Rome in mid summer. Think heat. Think crowds. Think stress. Whether travelling solo or in a tour, all roads (and tourists) lead to Rome, particularly it’s historic attractions. There is however a way to appreciate the sights of Rome in mid-summer avoiding the crowds, heat and hustle. Leaving you to sip a macchiato in a sidewalk cafe while the rest of the crowds bustle by. Lace up your jogging shoes, this is the Sling Adventures Running Tour of Rome.
Distance: 8.8km (45min run | 1.5 hours walk) – Route map
Start/Finish: Spanish Steps
Limber up on the stairs at Piazza di Spagna (Spanish Steps). 7am is the latest you want to start. Both to avoid the heat and the swelling crowds. In fact, you can start at any of the sights mentioned here and travel in any direction based on where you are staying. For the record though I completed this starting and ending at the Spanish Steps and moving counter-clockwise through the sights in order as follows.
Piazza del Popolo
Heading north from Piazza di Spagna along via del Babuino. Just past an easy 500m you arrive at Piazza del Popolo known as ‘Plaza of the people’ or the ‘poplars’ depending on who you believe. It was once the first building sighted arriving into Rome before the railroads were built. So it is apt that this is the first building of note on this Rome running route!
St Peters Basilica
Turning left (west) from Piazza del Popolo you will cross the River Tiber. Follow the river around to St Peter’s Basilica or simply continue along via Cola di Rienzo till you reach the walls of the Vatican. St Peter’s Basilica is an impressive sight, no matter what faith you follow. Particularly impressive is the spacious Piazza San Pietro without all the crowds. In fact, if you step inside this Piazza you will officially be in the hallowed land of the Vatican. Not bad, ticking off a new country only a few kilometres into the run!
Back out into Italy head south-east immediately crossing back over the Tiber River on the Ponte Principe Amedeo Savoia Aosta bridge. Again you can follow the river if you wish, which is slightly longer yet more scenic. If you take this route turn left when you reach via Arenula. Otherwise the more direct route is along the main Corso Vitorrio Emanual II until you arrive at Piazza Venezia. While a major transport hub of Rome, the surrounding buildings are impressive. Of most note is the Equestrian Statue of Vittorio Emanuele II, the namesake of the road you have just run along. Viewing this statue with the Roman columns in the background in the morning light, void of tourists, is worth stopping to catch your breath in front of.
Continuing, head left of the Equestrian Statue along via del Fiori Imperiali. You will have a constant view of the Roman Forum relics to your right as you jog along the super wide footpath towards the Colosseum. Home to Gladiators of years past you can imagine heading towards this impressive but crumbling stadium when it was in it’s infamous hey day. Take a short break on the grassy field just as the first tour buses of the day begin to show up.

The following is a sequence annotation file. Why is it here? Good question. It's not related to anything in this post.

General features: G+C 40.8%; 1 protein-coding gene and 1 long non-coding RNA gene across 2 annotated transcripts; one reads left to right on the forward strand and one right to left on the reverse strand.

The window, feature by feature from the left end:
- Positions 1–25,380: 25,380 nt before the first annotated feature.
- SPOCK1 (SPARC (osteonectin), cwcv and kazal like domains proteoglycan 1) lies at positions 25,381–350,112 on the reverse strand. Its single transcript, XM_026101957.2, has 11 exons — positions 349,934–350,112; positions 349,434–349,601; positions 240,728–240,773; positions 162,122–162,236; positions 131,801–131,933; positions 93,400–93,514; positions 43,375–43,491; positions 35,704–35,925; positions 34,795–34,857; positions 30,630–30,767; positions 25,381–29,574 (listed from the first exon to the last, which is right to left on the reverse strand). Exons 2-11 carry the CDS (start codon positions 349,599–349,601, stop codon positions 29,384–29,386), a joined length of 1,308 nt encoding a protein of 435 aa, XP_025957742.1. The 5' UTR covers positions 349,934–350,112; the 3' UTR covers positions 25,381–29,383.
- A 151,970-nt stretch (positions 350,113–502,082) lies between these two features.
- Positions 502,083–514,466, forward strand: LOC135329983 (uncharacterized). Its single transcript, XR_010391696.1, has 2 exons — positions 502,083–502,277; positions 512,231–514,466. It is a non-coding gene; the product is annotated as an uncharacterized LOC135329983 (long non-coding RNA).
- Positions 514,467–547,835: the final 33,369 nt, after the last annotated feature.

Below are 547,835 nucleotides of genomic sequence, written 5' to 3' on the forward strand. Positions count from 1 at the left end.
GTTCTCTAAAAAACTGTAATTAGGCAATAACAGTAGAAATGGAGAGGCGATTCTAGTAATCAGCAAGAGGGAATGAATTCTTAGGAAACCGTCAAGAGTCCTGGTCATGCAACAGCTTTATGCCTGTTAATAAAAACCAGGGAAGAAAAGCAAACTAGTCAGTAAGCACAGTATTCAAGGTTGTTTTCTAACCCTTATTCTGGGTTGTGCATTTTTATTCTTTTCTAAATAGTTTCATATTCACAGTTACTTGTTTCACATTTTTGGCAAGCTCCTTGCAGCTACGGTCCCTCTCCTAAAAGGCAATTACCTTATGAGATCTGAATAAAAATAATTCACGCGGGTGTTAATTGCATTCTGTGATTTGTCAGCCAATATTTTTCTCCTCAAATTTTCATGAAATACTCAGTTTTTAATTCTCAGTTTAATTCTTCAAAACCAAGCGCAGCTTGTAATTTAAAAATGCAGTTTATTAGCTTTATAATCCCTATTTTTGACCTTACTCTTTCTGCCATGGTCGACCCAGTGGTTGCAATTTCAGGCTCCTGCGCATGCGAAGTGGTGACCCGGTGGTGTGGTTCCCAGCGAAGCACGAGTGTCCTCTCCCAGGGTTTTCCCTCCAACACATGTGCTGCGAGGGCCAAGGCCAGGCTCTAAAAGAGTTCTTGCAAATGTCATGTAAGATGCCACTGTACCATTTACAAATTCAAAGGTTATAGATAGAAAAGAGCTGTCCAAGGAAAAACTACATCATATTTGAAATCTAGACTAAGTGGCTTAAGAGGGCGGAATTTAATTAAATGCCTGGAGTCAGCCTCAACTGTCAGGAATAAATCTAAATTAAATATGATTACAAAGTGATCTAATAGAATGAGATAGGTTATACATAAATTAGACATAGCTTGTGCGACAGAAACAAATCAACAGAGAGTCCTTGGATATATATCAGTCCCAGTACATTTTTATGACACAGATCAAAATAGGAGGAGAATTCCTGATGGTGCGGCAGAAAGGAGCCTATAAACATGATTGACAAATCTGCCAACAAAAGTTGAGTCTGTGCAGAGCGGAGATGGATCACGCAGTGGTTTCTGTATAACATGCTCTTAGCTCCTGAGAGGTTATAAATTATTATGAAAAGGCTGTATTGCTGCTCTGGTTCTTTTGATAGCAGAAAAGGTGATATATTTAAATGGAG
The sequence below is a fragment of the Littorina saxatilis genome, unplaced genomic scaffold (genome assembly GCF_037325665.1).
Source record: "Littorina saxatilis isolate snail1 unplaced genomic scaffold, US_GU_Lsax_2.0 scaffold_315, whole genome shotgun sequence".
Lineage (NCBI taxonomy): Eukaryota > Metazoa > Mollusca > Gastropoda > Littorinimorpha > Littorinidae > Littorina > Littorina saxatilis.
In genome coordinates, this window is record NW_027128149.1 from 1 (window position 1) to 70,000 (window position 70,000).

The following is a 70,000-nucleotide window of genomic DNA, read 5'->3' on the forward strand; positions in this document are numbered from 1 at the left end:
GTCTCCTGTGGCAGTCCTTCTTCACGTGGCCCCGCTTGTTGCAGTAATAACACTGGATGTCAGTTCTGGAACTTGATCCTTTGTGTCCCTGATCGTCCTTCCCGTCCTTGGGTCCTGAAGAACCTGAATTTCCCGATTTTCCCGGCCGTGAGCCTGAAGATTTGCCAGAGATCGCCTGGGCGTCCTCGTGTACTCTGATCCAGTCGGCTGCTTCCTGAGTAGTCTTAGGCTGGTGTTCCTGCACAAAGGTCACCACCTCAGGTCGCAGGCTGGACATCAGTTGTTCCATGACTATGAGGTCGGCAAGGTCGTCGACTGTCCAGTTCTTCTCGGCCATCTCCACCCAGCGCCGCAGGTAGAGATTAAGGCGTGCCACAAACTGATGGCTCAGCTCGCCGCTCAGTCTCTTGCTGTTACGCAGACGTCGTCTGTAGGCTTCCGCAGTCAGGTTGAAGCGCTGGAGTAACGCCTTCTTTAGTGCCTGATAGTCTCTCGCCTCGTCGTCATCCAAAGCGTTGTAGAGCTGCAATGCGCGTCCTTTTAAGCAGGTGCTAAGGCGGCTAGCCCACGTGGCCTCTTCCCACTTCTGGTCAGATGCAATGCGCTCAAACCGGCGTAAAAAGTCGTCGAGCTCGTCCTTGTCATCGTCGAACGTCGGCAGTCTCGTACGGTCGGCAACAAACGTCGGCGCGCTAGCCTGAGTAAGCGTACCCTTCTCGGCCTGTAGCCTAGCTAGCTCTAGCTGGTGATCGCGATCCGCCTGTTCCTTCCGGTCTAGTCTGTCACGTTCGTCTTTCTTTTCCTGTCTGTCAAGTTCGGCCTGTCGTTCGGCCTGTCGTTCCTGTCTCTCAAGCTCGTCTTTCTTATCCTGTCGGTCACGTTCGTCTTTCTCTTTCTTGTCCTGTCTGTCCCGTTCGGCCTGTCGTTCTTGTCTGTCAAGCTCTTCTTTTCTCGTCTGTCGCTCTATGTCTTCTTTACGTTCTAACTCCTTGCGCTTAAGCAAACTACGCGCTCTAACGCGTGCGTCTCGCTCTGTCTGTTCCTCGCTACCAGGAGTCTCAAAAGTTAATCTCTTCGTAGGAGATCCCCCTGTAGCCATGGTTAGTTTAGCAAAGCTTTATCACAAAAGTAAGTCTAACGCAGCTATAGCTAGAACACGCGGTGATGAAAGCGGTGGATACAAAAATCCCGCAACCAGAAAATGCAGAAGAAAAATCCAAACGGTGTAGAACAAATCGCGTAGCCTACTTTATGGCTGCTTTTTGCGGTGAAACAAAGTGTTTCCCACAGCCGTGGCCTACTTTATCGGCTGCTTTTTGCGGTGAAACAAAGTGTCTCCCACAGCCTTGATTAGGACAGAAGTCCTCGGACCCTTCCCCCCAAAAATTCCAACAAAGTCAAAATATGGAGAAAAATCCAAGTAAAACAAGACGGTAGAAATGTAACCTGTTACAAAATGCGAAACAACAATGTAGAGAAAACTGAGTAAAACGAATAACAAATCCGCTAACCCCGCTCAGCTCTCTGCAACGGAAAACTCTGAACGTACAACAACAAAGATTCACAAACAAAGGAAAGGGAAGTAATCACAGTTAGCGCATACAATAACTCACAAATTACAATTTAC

This most famous fountain in the world is barely looked at before 8am. You can walk around every aspect of this bubbling mass of marble and inspect the exquisite baroque architecture should you so wish. Merely an hour later than this you will need to elbow through hordes of shouting tour groups to throw in that Euro for good luck. So take a moment and enjoy it for yourself and most likely by yourself with the exception of the odd street cleaner.
Piazza di Spagna
The final stop brings you back to where you started, the Spanish Steps. If you have some energy left you can run to the top to get a good view over the city including some of the sights you have just seen. St Peter’s should be directly in front of you looking back down in the direction of the stairs. Or just enjoy the view from the bottom!
So that’s it. A very doable, flat scenic run through central Rome taking in the sights and sounds of the city before it’s many visitors wake up for the day. Of course you’ll likely want a closer look at the inside of these archaeological delights. At least you can now appreciate the view in your own time at your own pace. Plus your morning pastry and coffee will taste a little better following the early morning exertions.
Rome Running Route
This shows the most direct route between the sights but you can take a more scenic route following the river if you wish. Click the map to access the Google Maps directions. Send these to your phone so you don’t get lost and your phone can capture some similar pics I hope you enjoyed in this article (taken with iPhone 5).